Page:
Under the Federal Salary Act of 1987, a pay raise recommended by the President becomes effective as law unless it is disapproved by a joint resolution “agreed to by the Congress” prior to the end of the 30-day period beginning when the President submits his recommendation. The Act thus requires passage of the joint resolution by both Houses of Congress, but not signature by the President, prior to the end of the period.
The Constitution requires that the joint resolution disapproving the pay raise be presented to the President, and he is entitled to the constitutionally prescribed 10-day period to consider it. If the President signs the joint resolution dunng this period, the pay raise is disapproved. If the President vetoes the joint resolution (and the veto is not overridden), the pay raise is effective.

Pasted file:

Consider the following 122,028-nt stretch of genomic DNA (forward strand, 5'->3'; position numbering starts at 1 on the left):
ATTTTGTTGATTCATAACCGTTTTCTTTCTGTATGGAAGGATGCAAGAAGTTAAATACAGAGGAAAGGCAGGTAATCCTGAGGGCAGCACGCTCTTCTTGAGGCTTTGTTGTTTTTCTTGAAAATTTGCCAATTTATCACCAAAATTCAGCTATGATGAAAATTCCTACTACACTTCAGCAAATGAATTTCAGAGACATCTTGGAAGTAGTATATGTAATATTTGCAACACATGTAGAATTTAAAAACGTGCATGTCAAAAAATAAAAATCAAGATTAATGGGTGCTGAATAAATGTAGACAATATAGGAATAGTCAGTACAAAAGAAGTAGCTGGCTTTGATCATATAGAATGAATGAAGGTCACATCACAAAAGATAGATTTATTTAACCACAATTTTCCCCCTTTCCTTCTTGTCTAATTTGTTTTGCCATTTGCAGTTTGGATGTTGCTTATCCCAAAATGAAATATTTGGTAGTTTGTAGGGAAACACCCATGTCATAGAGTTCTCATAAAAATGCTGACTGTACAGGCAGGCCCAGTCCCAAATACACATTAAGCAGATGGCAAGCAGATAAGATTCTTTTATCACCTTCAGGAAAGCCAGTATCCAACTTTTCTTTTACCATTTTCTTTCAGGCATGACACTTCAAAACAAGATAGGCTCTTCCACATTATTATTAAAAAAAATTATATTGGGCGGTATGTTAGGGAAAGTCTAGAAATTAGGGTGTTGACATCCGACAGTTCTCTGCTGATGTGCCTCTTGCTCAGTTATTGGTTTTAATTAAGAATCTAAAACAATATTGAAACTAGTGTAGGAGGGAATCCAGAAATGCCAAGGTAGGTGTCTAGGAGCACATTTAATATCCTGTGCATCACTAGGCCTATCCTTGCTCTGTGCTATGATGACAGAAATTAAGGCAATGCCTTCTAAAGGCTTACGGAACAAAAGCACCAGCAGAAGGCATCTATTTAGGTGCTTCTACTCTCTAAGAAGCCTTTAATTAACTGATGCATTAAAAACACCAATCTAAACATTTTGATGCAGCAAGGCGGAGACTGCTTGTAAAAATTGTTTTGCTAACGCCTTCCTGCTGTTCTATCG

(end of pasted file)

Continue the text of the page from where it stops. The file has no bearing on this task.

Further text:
With respect to Article III judges, the President’s approval of the joint resolution after the 30-day period does not offend the Compensation Clause or section 2 of the joint resolution, since as a practical matter no increase in pay would vest m the judges prior to the expiration of the period.